Sunday, November 9, 2014

The Temple

“He was speaking of the temple of his Body.” The temple of his Body. The temple that will be destroyed and raised up is not the temple of stone but the temple of Jesus’ own body. The temple, the sanctuary, will no longer be a place, but a person. Jesus declares himself now and forever the meeting place between God and his people, the place where God’s desire for us and our desire for God merge.

Jesus will restore the meaning of temple as sacred place of wonder and worship; the sanctuary where we may encounter God’s mercy. Jesus himself is God’s Lamb who will be slain once and for all. His self-offering in its bitterness and pain, in its immeasurable mercy and compassion will fulfill all that the temple liturgy aspired to. Jesus’ sacrifice will reinvigorate the meaning of all liturgy, for it means service- leitourgía. And liturgy is always, always first of all God’s service of us. This is the true meaning of worship: our celebrating with gratitude and praise all that God in Christ is doing for us. It is not about us, our service of God, but God’s astonishingly humble service of us in Christ. Jesus as physician, healer, and messenger of the new covenant comes to serve us, to heal and feed and console us. It is his risen and wounded body that is our sanctuary.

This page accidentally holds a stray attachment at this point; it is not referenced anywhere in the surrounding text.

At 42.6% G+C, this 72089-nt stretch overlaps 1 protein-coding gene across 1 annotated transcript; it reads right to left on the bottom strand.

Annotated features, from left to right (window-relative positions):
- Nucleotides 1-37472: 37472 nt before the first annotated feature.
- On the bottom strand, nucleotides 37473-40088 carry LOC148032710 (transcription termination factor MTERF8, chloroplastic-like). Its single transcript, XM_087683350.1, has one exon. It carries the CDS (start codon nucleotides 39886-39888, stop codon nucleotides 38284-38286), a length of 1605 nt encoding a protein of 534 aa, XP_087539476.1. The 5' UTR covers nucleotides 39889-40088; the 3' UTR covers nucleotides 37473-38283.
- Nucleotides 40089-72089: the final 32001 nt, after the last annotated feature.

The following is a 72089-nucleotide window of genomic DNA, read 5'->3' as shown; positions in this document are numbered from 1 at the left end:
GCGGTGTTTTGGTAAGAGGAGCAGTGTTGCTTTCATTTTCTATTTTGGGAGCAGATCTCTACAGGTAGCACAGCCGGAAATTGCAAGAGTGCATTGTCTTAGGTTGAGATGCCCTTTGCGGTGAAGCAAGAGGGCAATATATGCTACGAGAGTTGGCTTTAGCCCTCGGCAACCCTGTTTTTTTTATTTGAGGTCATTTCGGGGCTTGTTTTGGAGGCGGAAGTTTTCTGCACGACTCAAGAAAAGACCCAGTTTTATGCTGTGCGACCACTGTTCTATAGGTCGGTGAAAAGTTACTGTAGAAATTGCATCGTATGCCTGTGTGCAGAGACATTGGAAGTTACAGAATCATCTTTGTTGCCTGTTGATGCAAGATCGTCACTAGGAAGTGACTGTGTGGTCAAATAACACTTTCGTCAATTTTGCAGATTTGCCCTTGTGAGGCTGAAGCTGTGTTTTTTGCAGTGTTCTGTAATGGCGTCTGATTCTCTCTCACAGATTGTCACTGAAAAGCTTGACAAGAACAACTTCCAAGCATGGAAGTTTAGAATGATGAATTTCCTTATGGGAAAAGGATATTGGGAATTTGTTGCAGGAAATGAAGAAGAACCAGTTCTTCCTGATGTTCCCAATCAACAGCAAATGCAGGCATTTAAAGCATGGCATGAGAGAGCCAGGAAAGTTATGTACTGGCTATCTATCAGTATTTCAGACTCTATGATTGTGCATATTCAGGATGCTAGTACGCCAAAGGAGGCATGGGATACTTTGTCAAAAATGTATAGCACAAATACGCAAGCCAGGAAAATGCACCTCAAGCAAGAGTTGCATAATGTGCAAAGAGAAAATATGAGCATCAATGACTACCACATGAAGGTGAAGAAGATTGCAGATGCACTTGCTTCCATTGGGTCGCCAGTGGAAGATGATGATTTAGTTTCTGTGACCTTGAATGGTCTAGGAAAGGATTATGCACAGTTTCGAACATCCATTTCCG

“Destroy this temple, and in three days I will raise it up,” says Jesus. He is referring to his Hour, the Hour of his passion, death and resurrection. For it is most of all in this Hour that he will truly become the place where we can encounter the most tender, self-emptying love and service of the Father for all creation. For when Jesus’ body, his heart, is gashed open and shattered by the horror of the passion, it becomes that wonderful leaky temple of Ezekiel’s vision in the First Reading, life-giving waters flowing from his wounded body, recreating the beauty of Paradise. For in his Hour death dies, for Jesus’ Hour includes his final lifting up, the resurrection, accomplished by the Father’s love.

Antique corpus in the Abbey Hermitage photographed by Brother Brian. Excerpts from this mornings homily for the Feast.